Although movie theaters are still struggling to recover from the effect of the Covid-19 pandemic, streaming services have taken up the slack with a wide array of book-to-screen adaptations. Here are eight highlights from the past year, in chronological order—all currently available on streaming services or on video-on-demand.
Shadow and Bone (streaming on Netflix)
The first season of this new series, based on Leigh Bardugo’s bestselling Grishaverse YA fantasy novels, tackles the events of the first book, Shadow and Bone, and also introduces major characters from such later installments as Six of Crows and Crooked Kingdom. Alina Starkov (ably played by Jessie Mei Li) is a lowly mapmaker in an Imperial Russia–like fantasy realm who finds out that she’s a rare Sun Summoner with the supernatural ability to manipulate light. If she can master her powers, she may be able to destroy a massive, monster-filled region of inky blackness known as the Fold. In a parallel narrative, a group of criminals led by the cynical Kaz Brekker (a charming Freddy Carter) undertake a highly dangerous mission that requires them to go through that very Fold. Overall, it’s an engaging show that will satisfy longtime fans and serve a fine introduction to Bardugo’s sprawling fictional world.
The Underground Railroad (streaming on Amazon Prime Video)
Academy Award-winning filmmaker Barry Jenkins took on a daunting task in adapting Colson Whitehead’s Kirkus-starred 2016 novel, The Underground Railroad, as a miniseries; after all, it’s a book that won the Pulitzer Prize, the National Book Award, the Andrew Carnegie Medal for Excellence in Fiction, and the Arthur C. Clarke Award. Jenkins met the challenge with a riveting work of quiet, sustained power—one that’s easily the best book-to-screen adaptation of the year. It tells an alternate-history tale of the American South in the early 1800s, in which engineering is far more advanced, allowing such things as skyscrapers and the literalized, interstate, subterranean transit system that gives Whitehead’s work its title. However, slavery remains firmly in place, and the book and series both focus on the story of Cora (movingly played by Thuso Mbedu), who escapes her enslavement in Georgia only to be pursued by an obsessive man named Ridgeway (a terrifying Joel Edgerton). Jenkins tackles Whitehead’s detailed fictional world with gorgeous imagery—an sequence of two people falling, in slow motion, off a ladder will stick with viewers for a long time—and he gets blockbuster performances from his cast along the way.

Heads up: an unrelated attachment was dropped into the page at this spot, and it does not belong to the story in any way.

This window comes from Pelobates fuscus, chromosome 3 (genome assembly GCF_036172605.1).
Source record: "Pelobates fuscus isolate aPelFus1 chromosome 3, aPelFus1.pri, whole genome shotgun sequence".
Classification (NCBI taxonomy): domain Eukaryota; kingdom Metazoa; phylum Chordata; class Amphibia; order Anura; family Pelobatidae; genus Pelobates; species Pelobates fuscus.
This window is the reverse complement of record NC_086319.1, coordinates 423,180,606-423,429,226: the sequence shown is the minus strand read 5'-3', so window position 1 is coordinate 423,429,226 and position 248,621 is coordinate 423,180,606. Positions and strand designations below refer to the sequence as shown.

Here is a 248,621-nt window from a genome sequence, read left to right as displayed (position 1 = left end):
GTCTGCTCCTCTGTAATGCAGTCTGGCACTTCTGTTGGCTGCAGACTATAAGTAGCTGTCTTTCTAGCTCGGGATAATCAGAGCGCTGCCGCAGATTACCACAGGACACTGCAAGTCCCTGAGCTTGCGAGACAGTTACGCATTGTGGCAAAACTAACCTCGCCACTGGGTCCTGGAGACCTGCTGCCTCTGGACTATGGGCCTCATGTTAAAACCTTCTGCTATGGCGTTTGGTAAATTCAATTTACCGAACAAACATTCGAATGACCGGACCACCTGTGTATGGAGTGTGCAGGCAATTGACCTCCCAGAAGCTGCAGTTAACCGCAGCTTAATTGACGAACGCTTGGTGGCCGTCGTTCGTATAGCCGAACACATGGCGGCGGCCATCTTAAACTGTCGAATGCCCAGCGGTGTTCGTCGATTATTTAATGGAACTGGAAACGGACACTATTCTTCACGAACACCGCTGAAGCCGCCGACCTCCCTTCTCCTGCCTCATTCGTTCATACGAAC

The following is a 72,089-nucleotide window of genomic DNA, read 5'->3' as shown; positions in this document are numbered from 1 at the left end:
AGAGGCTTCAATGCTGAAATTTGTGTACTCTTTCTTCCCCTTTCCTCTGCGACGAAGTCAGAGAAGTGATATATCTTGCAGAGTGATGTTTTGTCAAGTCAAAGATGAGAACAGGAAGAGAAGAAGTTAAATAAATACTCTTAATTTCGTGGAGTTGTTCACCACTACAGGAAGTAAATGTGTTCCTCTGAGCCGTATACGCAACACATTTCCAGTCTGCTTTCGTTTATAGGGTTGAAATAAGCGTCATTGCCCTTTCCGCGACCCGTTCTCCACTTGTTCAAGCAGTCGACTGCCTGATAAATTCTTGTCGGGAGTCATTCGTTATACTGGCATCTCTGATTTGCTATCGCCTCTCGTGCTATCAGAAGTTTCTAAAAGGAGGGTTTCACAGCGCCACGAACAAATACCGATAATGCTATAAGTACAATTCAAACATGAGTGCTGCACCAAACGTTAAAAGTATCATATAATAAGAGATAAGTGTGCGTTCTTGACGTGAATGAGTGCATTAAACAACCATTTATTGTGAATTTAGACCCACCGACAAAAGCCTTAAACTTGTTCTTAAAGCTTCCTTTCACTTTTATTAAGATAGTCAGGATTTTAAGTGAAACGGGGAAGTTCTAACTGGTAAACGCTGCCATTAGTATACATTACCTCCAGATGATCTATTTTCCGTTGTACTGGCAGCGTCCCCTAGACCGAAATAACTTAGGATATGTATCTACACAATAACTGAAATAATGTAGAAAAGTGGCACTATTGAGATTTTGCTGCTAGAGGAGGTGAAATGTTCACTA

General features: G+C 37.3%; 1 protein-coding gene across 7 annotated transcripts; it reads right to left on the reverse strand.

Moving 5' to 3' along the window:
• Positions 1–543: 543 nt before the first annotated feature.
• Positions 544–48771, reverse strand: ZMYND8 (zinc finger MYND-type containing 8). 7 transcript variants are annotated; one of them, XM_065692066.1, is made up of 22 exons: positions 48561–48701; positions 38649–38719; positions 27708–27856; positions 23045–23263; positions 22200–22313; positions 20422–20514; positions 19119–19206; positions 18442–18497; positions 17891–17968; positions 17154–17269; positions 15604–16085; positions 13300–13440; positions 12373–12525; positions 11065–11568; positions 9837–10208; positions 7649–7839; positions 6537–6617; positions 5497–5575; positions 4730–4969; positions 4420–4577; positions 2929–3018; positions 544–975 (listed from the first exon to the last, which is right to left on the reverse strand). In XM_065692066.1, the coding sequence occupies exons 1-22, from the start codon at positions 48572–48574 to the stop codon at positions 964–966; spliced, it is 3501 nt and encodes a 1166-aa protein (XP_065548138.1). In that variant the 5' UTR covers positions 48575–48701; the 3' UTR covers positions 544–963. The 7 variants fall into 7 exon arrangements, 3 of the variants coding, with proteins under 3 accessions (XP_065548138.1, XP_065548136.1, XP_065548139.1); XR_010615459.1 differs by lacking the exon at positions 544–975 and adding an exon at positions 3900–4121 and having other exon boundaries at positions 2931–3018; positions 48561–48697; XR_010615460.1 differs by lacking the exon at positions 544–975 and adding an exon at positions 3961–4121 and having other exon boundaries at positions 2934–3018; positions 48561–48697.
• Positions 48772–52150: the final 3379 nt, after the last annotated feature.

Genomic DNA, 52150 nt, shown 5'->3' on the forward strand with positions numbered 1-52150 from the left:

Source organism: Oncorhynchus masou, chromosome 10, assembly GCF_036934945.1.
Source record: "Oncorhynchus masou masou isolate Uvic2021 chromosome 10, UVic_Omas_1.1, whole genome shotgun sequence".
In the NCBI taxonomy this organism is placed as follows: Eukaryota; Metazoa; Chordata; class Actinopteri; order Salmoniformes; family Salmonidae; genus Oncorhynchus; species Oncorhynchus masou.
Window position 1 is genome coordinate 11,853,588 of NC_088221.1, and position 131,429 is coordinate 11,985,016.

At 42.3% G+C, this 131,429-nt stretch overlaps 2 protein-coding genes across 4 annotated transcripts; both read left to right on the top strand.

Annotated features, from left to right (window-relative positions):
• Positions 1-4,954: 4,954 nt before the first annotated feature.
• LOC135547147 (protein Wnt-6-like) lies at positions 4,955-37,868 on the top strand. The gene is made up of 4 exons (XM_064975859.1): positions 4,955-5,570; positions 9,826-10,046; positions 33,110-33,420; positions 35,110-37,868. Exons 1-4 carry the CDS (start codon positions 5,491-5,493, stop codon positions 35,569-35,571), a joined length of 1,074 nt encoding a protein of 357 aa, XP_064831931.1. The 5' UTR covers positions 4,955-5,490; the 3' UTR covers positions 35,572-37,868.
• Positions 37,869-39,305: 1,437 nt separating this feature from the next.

This unusual thriller is based on the 2001 novel The Enemy’s Cosmetique by Belgian author Amélie Nothomb, in which a businessman, Jérôme Angust, meets a man named Textor Texel while waiting for a flight at the airport. The odd stranger tells Angust a series of upsetting stories, including confessions of horrifying crimes that eventually intersect with events in Angust’s past. Spanish filmmaker Kike Maíllo’s twisty English-language film version makes a few changes to the source material, including casting Textor as a woman (chillingly played by South African actor Athena Strates). Polish actor Tomasz Kot, who previously co-starred in the acclaimed 2018 film Cold War, also does fine work as Angust, whose dark secrets come into focus as the film goes on. The result is a Hitchcockian tour de force—an unrelentingly tense and disturbing work that occasionally swerves into surreal territory.
Fear Street Trilogy (streaming on Netflix)
This new film series is loosely based on R.L. Stine’s bestselling teen horror novels, which all take place in the fictional town of Shadyside. Each of the movies, all stunningly directed by Honeymoon’s Leigh Janiak, is set in a different year—1994, 1978, and 1666—but they collectively tell a single story that dedicated horror fans are sure to love. They involve a series of gruesome murders in Shadyside over the course of hundreds of years—including a mass-killing of kids at local Camp Nightwing in 1978—and some locals believe that they’re all connected to a 17th-century witch’s curse. The truth is a bit more complicated, however, resulting in a gory tale that compellingly addresses issues of class, homophobia, and sexism. All the films feature rock-solid performances, with Trinkets’ Kiana Madeira, who’s excellent in multiple roles, as a standout.